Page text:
HRQOL is reduced in patients with SLE compared with patients with acquired immune deficiency syndrome (AIDS), Sjögren’s syndrome, rheumatoid arthritis and with the general population [9, 10]. The incidence, prevalence and clinical evolution of SLE have been associated with ethnicity, socioeconomic status and environmental exposures. For example, poor social support is associated with high disease activity and poor mental functioning . Misperceptions of the disease and mood disorders caused by poor quality of life in SLE patients worsen the prognosis and treatment adherence . Therefore, assessment of the health status in SLE patients should include lupus disease activity, damage and HRQOL [12, 13, 14].
Cross-sectional and longitudinal studies, mainly using the LupusQoL-US and the LupusQoL, have demonstrated that numerous clinical variables, including disease activity, accumulated damage, fibromyalgia, depression and anxiety affect HRQOL in patients with SLE, with a high prevalence of depression and anxiety [1, 7, 8, 12–20]. Other studies have confirmed a low quality of life in SLE patients related to psychological alterations, especially depression and anxiety, body image, sleep disorders, planning, sexual relations and leisure activities with family and friends . In addition, SLE patients present difficulties related to the activities of daily living and work performance, even compared with patients with other chronic diseases [22–24]. SLE patients also report severe fatigue, depressed mood and impaired HRQOL in addition to widespread pain and joint pain .
The reported prevalence of depressive symptoms in SLE varies between 17 and 71%, and may be due to the effects of medical treatment, psychosocial problems related to chronic disease or the disease itself [26, 27]. Studies show that increased disease activity, disease severity or a long disease duration increases vulnerability to depression. Shen et al studied 170 SLE patients and 210 healthy individuals and found that depression was the major contributor to worse HRQOL (ß = -0.616, p<0.05) . Patients with more depressive symptoms were more likely to experience work disability .
In Mexico, a high prevalence of low HRQOL related to rheumatologic diseases, including SLE, rheumatoid arthritis and ankylosing spondylitis has been described. It has been shown that relatives and families tend to underestimate the effects on HRQOL compared with that perceived by patients themselves, and this may lead to problems in relating to others, communication and social support in patients with SLE . García-Carrasco et al found that HRQOL, as measured by the SF-36 and by the LupusQol, was low in Mexican patients with SLE. The main domains affected were fatigue and burden to others in the LupusQoL and vitality, bodily pain and physical component summary in the SF-36 .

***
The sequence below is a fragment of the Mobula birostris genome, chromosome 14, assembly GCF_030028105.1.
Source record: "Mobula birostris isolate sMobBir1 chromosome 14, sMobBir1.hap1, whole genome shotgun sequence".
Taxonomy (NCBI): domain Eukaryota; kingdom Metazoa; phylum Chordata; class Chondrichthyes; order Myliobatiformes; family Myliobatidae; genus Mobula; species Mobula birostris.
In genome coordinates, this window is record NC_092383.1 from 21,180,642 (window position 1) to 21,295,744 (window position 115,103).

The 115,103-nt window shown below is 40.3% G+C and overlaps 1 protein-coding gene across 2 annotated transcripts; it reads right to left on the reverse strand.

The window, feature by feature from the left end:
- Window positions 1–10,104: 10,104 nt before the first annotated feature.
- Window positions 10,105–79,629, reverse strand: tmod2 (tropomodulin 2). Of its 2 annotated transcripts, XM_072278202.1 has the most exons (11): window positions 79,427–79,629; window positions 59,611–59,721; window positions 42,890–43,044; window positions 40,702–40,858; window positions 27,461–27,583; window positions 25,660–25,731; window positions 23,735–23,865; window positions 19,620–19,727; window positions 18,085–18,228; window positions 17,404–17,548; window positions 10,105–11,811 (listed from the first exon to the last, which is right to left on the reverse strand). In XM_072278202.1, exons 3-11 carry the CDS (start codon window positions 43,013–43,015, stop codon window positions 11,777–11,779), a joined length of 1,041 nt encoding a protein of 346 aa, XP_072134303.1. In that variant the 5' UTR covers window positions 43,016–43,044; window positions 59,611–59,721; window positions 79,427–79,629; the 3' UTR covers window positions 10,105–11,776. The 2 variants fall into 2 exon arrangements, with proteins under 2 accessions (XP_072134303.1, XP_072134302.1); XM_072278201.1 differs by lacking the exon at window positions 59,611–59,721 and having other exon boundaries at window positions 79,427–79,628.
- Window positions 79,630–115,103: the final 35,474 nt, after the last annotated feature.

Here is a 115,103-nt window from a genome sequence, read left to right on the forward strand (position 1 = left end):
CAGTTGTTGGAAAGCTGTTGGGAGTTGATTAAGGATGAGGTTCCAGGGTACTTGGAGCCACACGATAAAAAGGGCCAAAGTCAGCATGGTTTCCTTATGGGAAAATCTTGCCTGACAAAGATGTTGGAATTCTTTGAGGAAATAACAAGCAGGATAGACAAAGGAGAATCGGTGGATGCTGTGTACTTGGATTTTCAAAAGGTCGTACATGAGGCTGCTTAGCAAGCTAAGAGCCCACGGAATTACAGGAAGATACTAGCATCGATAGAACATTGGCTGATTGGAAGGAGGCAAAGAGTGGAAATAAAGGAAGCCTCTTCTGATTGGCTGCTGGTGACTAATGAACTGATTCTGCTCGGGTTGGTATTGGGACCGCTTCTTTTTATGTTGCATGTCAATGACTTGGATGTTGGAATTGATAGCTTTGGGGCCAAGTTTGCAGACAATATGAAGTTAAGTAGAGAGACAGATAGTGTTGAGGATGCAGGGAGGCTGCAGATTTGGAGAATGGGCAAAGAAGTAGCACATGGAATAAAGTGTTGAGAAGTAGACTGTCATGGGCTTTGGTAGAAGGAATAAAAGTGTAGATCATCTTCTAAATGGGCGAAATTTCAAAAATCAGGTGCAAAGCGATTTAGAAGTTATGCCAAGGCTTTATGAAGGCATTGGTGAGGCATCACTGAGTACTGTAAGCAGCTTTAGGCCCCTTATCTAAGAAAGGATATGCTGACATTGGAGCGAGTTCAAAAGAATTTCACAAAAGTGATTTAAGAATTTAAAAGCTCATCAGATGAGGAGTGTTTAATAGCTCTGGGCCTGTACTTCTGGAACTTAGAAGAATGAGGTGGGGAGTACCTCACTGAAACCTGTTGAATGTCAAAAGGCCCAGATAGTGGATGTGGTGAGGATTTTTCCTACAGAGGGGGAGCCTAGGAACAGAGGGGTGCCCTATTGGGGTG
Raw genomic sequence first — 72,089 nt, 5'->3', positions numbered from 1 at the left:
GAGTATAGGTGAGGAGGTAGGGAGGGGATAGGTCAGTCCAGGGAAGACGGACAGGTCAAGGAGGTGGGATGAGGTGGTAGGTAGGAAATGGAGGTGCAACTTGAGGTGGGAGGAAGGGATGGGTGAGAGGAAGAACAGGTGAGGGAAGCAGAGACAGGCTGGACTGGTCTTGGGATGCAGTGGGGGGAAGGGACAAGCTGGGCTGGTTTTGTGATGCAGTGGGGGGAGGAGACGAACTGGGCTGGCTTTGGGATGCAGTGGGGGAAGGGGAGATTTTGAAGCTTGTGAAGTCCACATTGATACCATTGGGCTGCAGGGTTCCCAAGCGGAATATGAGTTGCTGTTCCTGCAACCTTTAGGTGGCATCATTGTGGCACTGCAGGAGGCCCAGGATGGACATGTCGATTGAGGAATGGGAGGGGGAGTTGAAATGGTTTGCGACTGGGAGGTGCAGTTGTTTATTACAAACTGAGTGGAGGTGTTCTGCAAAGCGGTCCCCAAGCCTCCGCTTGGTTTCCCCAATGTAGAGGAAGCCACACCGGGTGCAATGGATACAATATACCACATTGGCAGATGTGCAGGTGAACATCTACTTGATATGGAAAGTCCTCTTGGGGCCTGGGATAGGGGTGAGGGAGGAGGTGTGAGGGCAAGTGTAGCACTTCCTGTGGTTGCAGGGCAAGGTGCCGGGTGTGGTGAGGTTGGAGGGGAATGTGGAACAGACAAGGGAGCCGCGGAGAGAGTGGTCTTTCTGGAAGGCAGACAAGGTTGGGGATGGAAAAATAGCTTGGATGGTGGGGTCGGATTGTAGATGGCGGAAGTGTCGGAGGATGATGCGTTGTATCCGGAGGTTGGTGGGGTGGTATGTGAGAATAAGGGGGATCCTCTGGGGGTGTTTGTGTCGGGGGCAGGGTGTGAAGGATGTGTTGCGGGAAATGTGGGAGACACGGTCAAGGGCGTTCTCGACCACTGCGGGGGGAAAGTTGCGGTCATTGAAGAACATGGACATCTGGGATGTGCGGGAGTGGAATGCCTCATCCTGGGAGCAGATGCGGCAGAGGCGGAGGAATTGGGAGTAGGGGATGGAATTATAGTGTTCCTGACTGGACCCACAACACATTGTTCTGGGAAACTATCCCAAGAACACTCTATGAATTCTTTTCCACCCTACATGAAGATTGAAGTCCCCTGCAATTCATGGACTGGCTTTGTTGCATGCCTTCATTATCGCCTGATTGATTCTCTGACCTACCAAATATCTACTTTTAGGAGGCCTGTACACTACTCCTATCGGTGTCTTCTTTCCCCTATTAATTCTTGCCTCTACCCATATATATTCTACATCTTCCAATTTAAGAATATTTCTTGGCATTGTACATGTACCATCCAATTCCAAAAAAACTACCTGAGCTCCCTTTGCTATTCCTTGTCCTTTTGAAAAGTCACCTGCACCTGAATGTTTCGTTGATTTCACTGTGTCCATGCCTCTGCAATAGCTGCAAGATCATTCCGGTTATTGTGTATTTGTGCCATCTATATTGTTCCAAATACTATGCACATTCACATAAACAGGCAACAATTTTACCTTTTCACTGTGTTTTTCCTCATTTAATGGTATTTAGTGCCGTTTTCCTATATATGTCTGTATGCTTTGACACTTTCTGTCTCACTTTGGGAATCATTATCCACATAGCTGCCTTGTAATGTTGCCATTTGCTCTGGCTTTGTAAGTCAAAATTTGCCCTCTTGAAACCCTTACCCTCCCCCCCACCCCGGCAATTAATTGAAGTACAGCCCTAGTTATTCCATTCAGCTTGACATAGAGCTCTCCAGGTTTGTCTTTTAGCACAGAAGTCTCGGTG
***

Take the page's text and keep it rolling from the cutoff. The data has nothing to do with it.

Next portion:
The correlations between HRQOL and disease activity, damage, fibromyalgia and depression have not been studied in the Mexican SLE population. Therefore, due to the clinical relevance of HRQOL in health disparities and severity of SLE, the aim of this study was to determine whether disease activity, damage, fibromyalgia, and depression were associated with HRQOL in Mexican women with SLE.
Materials and Methods
In the first interview, all patients who fulfilled the 1997 ACR classification criteria for SLE  were evaluated using the Mexican Systemic Lupus Erythematosus Disease Activity Index (Mex-SLEDAI), which contains 10 major clinical and laboratory variables. The Mex-SLEDAI is a validated instrument that does not include immunologic measures such as anti-DNA or complement levels . It measures disease activity in the last 10 days with a sensitivity of 85.7% and a specificity of 100%. The Mex-SLEDAI has scores from 0 to 24. A score of 0–1 represents no disease activity and a score of ≥ 2 represents disease activity .
Marital status was defined as: married, living with a partner, single, divorced and widowed. For the statistical analysis, the data were divided into two variables: patients not being living with a partner or spouse (single, divorced and widowed) and those living with a partner or married . Written informed consent was obtained from all patients. The Local Committee of Health Investigation # 2102 of the Mexican Institute of Social Security approved the study.